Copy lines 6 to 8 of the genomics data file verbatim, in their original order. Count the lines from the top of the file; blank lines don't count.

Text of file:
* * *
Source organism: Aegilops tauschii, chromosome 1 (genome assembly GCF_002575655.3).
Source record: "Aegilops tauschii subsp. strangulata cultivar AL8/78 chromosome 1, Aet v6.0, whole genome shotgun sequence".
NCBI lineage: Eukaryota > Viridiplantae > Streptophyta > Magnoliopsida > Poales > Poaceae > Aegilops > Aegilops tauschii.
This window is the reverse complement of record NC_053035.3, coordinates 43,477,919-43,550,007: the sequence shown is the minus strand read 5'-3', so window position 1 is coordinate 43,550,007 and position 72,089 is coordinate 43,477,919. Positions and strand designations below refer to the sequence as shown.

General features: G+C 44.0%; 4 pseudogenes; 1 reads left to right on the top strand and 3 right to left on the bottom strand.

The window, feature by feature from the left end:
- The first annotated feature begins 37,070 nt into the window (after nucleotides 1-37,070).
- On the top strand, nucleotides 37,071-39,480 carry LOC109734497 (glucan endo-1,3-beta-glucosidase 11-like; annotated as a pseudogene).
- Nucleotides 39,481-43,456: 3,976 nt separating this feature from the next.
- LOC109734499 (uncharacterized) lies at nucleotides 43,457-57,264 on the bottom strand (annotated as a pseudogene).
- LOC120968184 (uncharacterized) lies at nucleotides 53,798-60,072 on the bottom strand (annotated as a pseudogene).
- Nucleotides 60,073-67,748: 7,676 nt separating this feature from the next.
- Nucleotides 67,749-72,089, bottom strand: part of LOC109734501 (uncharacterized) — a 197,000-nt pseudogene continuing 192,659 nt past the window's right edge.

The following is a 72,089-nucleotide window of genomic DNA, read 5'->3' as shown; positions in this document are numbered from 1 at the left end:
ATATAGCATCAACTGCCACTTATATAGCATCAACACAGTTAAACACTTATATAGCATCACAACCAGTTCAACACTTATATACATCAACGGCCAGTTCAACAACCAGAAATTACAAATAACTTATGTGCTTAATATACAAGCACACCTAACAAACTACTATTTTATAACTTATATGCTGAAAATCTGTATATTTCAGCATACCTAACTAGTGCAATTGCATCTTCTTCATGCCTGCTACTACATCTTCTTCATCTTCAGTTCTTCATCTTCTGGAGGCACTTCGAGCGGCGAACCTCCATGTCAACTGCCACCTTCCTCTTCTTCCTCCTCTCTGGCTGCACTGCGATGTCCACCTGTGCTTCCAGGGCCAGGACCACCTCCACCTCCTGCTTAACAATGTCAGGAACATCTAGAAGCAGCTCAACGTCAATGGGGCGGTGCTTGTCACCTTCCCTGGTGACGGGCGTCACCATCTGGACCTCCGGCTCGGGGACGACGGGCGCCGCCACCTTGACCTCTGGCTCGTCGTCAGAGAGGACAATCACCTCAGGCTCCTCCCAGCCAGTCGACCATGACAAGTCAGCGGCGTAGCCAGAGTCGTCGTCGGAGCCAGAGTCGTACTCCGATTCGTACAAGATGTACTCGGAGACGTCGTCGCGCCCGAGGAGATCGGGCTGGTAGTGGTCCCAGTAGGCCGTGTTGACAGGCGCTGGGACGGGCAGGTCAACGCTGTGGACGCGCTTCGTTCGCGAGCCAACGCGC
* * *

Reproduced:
The window, feature by feature from the left end:
- The first annotated feature begins 37,070 nt into the window (after nucleotides 1-37,070).
- On the top strand, nucleotides 37,071-39,480 carry LOC109734497 (glucan endo-1,3-beta-glucosidase 11-like; annotated as a pseudogene).